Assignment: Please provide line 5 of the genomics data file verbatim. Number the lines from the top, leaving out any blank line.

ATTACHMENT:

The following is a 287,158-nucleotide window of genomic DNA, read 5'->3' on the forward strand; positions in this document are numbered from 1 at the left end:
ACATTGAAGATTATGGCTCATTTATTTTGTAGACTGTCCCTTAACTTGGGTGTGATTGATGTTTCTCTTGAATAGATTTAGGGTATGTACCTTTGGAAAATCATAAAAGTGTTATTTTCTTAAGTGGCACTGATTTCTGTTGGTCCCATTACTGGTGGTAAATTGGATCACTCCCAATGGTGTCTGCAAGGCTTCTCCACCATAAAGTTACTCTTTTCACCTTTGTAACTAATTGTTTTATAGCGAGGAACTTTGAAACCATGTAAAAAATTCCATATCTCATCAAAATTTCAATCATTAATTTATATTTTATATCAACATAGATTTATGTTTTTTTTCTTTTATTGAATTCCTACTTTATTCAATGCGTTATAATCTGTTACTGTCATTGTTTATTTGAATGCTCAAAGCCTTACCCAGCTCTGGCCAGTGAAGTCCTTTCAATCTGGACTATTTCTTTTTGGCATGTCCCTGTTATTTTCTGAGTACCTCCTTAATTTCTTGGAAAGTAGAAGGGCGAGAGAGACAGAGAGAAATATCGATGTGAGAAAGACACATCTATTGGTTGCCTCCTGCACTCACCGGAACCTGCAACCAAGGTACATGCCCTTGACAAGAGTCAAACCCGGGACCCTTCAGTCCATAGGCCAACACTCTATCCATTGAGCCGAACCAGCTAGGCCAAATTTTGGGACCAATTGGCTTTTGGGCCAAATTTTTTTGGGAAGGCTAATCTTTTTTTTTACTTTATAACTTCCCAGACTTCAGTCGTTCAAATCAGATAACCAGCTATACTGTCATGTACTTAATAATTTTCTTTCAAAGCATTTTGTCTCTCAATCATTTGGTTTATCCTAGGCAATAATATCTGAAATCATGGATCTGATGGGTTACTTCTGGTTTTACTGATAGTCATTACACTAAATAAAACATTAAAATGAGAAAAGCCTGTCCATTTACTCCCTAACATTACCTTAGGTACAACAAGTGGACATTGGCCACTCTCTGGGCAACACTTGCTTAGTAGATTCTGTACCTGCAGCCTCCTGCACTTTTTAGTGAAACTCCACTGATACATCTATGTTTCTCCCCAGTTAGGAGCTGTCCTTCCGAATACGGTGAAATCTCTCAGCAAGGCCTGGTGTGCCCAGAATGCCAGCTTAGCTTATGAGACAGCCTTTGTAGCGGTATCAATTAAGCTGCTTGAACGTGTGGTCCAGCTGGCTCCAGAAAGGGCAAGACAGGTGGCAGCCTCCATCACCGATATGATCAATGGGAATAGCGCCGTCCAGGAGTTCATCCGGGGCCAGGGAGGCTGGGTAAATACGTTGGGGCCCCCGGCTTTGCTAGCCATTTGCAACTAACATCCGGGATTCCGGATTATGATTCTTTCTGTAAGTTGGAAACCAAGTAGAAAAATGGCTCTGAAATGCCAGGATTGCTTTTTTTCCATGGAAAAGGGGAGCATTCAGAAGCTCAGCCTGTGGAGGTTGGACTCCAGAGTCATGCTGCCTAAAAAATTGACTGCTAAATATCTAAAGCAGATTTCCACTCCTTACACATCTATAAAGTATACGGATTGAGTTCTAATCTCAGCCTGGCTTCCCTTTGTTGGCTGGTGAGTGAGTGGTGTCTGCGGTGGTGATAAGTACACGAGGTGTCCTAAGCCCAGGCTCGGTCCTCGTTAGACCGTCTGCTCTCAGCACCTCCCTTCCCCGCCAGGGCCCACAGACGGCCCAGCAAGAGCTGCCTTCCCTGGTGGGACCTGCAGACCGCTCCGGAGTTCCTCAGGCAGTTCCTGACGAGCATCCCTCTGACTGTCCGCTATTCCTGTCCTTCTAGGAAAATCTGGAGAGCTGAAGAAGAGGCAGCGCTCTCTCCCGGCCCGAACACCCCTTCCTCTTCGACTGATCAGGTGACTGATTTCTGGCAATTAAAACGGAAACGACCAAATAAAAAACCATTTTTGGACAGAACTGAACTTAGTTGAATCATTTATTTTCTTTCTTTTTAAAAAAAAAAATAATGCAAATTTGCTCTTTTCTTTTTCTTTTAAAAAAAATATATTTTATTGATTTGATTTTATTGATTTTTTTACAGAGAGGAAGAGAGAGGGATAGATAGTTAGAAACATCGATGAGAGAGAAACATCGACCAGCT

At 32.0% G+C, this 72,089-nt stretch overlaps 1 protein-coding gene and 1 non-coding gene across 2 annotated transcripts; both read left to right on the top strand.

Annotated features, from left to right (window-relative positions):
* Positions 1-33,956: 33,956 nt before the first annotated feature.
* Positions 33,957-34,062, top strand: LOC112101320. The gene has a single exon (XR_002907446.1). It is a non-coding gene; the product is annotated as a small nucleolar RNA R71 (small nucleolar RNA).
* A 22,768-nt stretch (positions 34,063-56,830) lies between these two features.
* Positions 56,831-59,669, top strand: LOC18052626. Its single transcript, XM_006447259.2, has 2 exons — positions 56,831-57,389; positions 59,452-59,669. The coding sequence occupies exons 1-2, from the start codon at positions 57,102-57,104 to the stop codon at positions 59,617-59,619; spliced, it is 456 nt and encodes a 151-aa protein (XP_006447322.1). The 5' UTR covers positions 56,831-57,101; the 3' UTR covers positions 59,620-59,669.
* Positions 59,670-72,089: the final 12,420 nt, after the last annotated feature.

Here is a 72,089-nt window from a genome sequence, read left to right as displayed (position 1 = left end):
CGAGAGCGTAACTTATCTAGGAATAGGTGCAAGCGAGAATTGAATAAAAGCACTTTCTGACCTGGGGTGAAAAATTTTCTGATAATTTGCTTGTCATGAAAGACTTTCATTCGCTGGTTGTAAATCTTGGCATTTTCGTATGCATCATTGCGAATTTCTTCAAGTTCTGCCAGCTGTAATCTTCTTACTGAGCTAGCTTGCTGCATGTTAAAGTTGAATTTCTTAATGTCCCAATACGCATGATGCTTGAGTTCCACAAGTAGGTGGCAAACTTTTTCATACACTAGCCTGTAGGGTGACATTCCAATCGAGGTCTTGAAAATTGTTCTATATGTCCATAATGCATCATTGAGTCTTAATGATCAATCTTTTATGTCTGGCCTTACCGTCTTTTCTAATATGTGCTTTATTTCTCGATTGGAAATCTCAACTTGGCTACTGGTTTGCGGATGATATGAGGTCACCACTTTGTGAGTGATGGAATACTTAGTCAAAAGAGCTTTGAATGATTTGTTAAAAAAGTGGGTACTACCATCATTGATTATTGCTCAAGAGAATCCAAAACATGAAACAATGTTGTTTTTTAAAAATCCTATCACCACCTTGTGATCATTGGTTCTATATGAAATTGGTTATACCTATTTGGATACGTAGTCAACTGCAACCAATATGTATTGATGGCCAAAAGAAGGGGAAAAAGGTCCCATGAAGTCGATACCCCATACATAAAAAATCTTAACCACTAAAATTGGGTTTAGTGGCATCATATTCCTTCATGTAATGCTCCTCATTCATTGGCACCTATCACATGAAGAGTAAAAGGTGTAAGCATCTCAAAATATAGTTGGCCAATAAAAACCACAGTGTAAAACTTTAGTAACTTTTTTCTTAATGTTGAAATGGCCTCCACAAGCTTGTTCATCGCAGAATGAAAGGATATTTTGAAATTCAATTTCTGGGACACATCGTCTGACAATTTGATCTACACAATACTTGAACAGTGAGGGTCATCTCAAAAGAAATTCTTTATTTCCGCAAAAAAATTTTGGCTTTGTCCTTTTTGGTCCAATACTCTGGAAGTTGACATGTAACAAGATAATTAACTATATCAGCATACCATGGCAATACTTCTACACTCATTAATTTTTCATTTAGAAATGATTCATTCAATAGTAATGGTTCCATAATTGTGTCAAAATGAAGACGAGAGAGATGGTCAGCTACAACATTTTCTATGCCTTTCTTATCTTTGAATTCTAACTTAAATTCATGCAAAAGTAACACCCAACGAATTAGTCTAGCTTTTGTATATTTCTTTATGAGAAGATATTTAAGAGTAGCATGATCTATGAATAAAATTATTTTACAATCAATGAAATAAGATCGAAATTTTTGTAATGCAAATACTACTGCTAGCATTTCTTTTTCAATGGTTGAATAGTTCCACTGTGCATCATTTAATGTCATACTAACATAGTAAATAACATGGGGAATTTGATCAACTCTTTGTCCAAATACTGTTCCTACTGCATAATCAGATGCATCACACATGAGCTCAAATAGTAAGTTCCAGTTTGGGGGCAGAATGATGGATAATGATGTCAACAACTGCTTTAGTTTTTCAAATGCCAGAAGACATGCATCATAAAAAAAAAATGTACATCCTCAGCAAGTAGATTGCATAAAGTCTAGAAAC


* Positions 1-33,956: 33,956 nt before the first annotated feature.